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Edward Gordon CRAIG (1872 -1966)

Edward Gordon Craig was acclaimed as one of the foremost innovators of modern theatrical design. The simplicity and beauty of his approach was based on movement, mood and light.
The son of actress Helen Terry and architect Edward Godwin, he received his first drawing lessons from a local teacher and in the same year began an apprenticeship as an actor at the Lyceum Theatre under the famous Sir Henry Irving. Later he met James Pryde and William Nicholson, two young artists by whom he was introduced to the medium of wood engraving.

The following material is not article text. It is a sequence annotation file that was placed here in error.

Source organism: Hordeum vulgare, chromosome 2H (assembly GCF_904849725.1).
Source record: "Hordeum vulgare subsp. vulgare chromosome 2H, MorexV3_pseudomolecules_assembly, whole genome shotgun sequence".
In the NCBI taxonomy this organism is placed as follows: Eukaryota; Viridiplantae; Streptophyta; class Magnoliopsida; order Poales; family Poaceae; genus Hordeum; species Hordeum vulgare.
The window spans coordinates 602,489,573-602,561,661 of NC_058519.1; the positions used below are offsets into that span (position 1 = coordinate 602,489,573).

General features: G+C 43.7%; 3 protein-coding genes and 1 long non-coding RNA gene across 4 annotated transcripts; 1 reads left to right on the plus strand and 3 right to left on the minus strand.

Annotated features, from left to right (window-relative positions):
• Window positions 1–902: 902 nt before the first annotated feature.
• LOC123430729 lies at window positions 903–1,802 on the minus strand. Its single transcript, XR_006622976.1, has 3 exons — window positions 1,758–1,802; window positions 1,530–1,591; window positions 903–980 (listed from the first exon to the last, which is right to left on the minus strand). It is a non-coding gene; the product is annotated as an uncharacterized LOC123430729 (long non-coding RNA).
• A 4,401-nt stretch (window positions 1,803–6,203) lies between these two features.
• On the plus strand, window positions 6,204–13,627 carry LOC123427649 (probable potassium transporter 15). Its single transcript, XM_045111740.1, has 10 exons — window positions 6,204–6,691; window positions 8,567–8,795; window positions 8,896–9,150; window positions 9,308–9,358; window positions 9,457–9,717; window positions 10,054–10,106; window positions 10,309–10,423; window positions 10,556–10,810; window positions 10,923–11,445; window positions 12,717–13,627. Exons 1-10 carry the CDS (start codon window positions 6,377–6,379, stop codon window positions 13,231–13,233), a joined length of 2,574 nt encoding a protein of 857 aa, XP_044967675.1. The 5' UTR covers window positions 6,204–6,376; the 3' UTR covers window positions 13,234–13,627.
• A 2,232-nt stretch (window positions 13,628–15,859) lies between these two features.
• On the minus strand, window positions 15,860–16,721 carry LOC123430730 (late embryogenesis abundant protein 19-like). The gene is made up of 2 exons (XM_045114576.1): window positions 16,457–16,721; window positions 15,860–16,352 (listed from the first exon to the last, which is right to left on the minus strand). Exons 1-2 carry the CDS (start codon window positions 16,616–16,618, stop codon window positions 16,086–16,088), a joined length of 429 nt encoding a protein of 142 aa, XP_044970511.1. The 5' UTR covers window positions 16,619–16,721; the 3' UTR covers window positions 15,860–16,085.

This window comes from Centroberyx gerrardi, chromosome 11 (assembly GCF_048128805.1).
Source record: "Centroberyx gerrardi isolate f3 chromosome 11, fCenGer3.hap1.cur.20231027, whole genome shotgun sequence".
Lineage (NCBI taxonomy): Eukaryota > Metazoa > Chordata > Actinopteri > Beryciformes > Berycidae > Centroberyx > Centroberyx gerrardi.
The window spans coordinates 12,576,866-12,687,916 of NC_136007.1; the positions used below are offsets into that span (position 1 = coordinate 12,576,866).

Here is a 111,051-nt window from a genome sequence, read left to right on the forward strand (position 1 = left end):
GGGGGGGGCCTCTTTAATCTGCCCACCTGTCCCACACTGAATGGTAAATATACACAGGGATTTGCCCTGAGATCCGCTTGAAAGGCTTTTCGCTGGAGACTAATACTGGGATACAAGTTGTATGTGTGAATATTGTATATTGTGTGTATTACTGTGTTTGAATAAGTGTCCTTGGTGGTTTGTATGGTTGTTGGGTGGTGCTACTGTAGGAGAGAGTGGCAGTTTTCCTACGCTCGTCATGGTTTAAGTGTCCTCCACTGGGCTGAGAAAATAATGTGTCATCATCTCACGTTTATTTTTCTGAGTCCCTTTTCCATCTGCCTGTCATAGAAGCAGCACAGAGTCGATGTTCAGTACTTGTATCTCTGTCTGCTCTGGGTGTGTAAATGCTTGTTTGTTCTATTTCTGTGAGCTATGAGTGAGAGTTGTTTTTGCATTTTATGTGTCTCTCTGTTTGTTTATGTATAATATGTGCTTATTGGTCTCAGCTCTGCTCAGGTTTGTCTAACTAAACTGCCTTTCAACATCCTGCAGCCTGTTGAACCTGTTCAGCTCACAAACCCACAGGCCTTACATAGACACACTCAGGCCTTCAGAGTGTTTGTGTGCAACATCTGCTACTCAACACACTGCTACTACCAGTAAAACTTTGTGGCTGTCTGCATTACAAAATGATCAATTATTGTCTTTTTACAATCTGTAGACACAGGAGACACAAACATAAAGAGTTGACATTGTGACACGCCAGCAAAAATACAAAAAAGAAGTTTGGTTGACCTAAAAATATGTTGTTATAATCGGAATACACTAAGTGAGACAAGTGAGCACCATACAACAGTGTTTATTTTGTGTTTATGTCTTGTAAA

His first solo exhibition of prints and drawings was held at the Baillie Gallery. In 1903 he became a member of the select Society of Twelve. Craig later produced some of his most detailed engravings to illustrate Robinson Crusoe, a project which took him many years to complete.
Craig wrote and published books, pamphlets and periodicals. His career as a designer included sets and costumes for Shakespear’s Hamlet, at the Moscow Arts Theatre, co-directed with Stanislavsky. It has been described as ‘a triumphant achievement and a turning point on the Russian stage’.